Alumni Register, Volume 9

Front Cover
General Alumni Society, 1904
 

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Page 459 - Heaven doth with us as we with torches do, Not light them for themselves: for if our virtues Did not go forth of us, 'twere all alike As if we had them not. Spirits are not finely...
Page 249 - Promote, then, as an object of primary importance, institutions for the general diffusion of knowledge. In proportion as the structure of a government gives force to public opinion, it is essential that public opinion should be enlightened.
Page 459 - Or mild concerns of ordinary life, A constant influence, a peculiar grace; But who, if he be called upon to face Some awful moment to which Heaven has joined Great issues, good or bad for human kind...
Page 571 - TRUE ANIMAL IRON Physicians everywhere are looking for a Blood reconstructant that contains every element of nutrition of the animal, mineral and vegetable kingdoms, viz : Animal Iron...
Page 246 - ... with my life and the apprehension of danger natural to that solicitude, urge me, on an occasion like the present, to offer to your solemn contemplation and to recommend to your frequent review, some sentiments, which are the result of much reflection of no inconsiderable observation and which appear to me all-important to the permanency of your felicity as a people.
Page 459 - Who, if he rise to station of command, Rises by open means, and there will stand On honourable terms, or else retire And in himself possess his own desire; Who comprehends his trust and to the same Keeps faithful with a singleness of aim, And therefore does not stoop nor lie in wait For wealth or honours or for worldly state...
Page 31 - Scholarship regard shall be had to: 1. his literary and scholastic attainments; 2. his fondness for and success in manly outdoor sports such as cricket, football and the like; 3. his qualities of manhood, truth, courage, devotion to duty, sympathy for and protection of the weak, kindliness, unselfishness and fellowship, and 4. his exhibitions during school days of moral force of character and of instincts to lead and to take an interest in his schoolmates...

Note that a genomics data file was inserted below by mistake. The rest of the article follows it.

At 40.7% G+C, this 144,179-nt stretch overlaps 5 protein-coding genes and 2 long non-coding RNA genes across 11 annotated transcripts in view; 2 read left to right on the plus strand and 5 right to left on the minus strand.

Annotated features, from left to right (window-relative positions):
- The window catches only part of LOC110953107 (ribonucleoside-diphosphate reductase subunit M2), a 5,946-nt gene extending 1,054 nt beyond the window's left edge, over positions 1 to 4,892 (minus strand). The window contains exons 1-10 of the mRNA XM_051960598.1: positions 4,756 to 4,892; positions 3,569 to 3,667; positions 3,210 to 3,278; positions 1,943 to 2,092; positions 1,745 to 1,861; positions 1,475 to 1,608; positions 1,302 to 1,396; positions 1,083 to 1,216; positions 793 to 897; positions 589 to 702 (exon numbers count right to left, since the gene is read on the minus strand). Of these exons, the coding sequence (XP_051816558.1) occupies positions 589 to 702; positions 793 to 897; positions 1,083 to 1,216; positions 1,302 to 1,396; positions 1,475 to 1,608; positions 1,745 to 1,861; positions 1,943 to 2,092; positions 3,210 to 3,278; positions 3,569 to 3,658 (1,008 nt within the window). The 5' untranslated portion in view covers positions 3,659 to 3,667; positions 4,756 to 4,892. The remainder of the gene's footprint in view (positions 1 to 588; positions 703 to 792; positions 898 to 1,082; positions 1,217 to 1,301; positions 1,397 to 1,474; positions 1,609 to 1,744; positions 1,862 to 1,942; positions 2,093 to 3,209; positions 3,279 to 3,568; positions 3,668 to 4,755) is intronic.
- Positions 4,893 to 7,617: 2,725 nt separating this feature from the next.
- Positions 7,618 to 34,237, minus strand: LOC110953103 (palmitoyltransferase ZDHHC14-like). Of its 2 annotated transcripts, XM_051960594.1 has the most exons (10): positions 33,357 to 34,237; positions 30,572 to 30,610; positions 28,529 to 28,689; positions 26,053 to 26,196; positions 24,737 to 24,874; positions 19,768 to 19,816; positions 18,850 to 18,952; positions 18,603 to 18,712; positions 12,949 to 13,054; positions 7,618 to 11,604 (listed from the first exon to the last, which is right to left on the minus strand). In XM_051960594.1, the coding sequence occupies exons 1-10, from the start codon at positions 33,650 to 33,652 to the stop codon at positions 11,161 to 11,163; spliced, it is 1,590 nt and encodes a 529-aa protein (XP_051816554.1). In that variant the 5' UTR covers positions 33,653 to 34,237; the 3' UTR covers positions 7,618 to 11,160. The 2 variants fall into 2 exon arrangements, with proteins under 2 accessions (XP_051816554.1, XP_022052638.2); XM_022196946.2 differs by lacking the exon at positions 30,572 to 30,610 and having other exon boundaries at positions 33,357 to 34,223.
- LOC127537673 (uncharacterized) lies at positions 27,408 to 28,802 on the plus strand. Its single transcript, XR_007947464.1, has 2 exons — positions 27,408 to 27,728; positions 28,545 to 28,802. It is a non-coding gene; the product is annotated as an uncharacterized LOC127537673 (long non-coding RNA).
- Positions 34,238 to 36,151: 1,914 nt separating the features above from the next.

Page 25 - To this motion some persons objected the difficulty of obtaining, by such a measure, the sum that was required. Upon this, Mr. Ludwick rose and addressed the chair, in the following laconic speech, which he delivered in broken English, but in a loud and animated voice: " Mr. President, I am but a poor gingerbread baker, but put my name down for two hundred pounds.
Page 26 - ... take them to Philadelphia, and there show them our fine German churches. Let them see how our tradesmen eat good beef, drink out of silver cups every day, and ride out in chairs every afternoon; and then let us send them back to their countrymen, and they will all soon run away, and come and settle in our city and be as good whigs as any of us.
Page 31 - Scholarship regard shall be had to (i) his literary and scholastic attainments (ii) his fondness of and success in manly outdoor sports such as cricket football and the like (iii) his qualities of manhood truth courage devotion to duty sympathy for and protection of the weak kindliness unselfishness and fellowship and (iv) his exhibition during school days of moral force of character and of instincts to lead and to take an interest in his schoolmates...

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